Waivers to the ban on refugees and overall priority for admission would be given to those claiming religious persecution, “provided that the religion of the individual is a minority religion in the individual’s country of nationality.”
Some Republican lawmakers have called for special protection for Christians, Yazidis and other religious minorities fleeing the Islamic State, although the vast majority of those killed and persecuted by the militants are Muslims.
Additional provisions under the order, entitled “Protecting the Nation from Terrorist Attacks by Foreign Nationals,” would require all travelers to the United States to provide biometric data on entry and exit from the country, instead of current entry-only requirements. It would immediately suspend a waiver system under which citizens of certain countries where U.S. visas are required do not have to undergo a face-to-face interview at a U.S. consulate.
The entry-exit requirement resembles provisions previously in place under the National Security Entry-Exit Registration System (NSEERS), the registry program that targeted mostly Muslim men and which the Department of Homeland Security ultimately found to be redundant with existing protocol, and ineffective for identifying terrorists.
As president, Barack Obama dismantled the legal framework for the NSEERS program. But Shoba Wadhia, a clinical professor of law at Penn State University and the director of its Center for Immigrants’ Rights Clinic, described the draft executive order’s provisions as “NSEERS on steroids.”
“It definitely far exceeds what we saw with NSEERS,” she said. “NSEERS itself was a complete disaster. It had no security value; it really overwhelmed government offices and officials who were unprepared.”
A key question for U.S. courts, if the order is challenged, will be whether the new policies exceed the reasonable boundaries of the president’s executive authority on immigration or violate portions of the Constitution, legal experts say.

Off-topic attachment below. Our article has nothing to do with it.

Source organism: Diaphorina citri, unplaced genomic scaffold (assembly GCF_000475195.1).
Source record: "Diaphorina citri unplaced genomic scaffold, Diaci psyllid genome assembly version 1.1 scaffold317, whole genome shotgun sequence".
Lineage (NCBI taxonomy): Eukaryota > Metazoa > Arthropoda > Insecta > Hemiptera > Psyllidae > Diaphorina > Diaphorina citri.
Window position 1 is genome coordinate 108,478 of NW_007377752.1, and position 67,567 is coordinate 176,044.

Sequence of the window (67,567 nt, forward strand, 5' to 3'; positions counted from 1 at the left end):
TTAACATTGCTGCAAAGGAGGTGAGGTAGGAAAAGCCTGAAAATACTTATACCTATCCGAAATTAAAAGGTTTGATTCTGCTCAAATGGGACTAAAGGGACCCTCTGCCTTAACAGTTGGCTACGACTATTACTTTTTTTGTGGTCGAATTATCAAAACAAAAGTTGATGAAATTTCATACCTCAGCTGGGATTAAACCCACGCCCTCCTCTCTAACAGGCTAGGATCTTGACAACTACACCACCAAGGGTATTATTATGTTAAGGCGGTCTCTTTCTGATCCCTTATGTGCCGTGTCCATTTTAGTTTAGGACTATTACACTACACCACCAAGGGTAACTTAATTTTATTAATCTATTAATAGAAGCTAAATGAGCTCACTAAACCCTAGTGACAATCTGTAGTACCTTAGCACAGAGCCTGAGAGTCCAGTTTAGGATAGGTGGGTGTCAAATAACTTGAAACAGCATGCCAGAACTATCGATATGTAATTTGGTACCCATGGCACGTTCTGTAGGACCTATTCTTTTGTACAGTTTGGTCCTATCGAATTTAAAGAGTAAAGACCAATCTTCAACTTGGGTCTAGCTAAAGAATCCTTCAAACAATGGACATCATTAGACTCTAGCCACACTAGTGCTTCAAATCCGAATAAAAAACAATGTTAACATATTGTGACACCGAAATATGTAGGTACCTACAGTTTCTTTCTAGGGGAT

The draft order instructs the U.S. government to screen visa applicants for their ideologies. “In order to protect Americans, we must ensure that those admitted to this country do not bear hostile attitudes toward our country and its founding principles,” the draft order reads.
The order says the United States should screen visa applicants to block access to those “who would place violent religious edicts over American law” and those who “engage in acts of bigotry or hatred” including “honor” killings, violence against women, and persecution on the basis of religion, race, gender and sexual orientation, a description that human rights groups say also appears to be geared toward Muslims, without naming Islam explicitly.
Joanne Lin, the senior legislative counsel to the American Civil Liberties Union, said the wording “raises the prospect of ideological tests for admission to the U.S.” It could potentially be used to screen out critics of U.S. policy, and could violate Americans’ First Amendment right “to hear from speakers that oppose the government’s official views.”
In addition to questions about what they will do, whom they will see and how they will pay for a U.S. visit, visa applicants can be asked if they seek U.S. entry to engage in terrorism or other illegal activities, and whether they have committed or been convicted of crimes. Those requesting immigrant or permanent residence status are also asked about Communist Party membership.
This article has been updated to correct the spelling of the last name of Joanne Lin, the senior legislative counsel to the American Civil Liberties Union.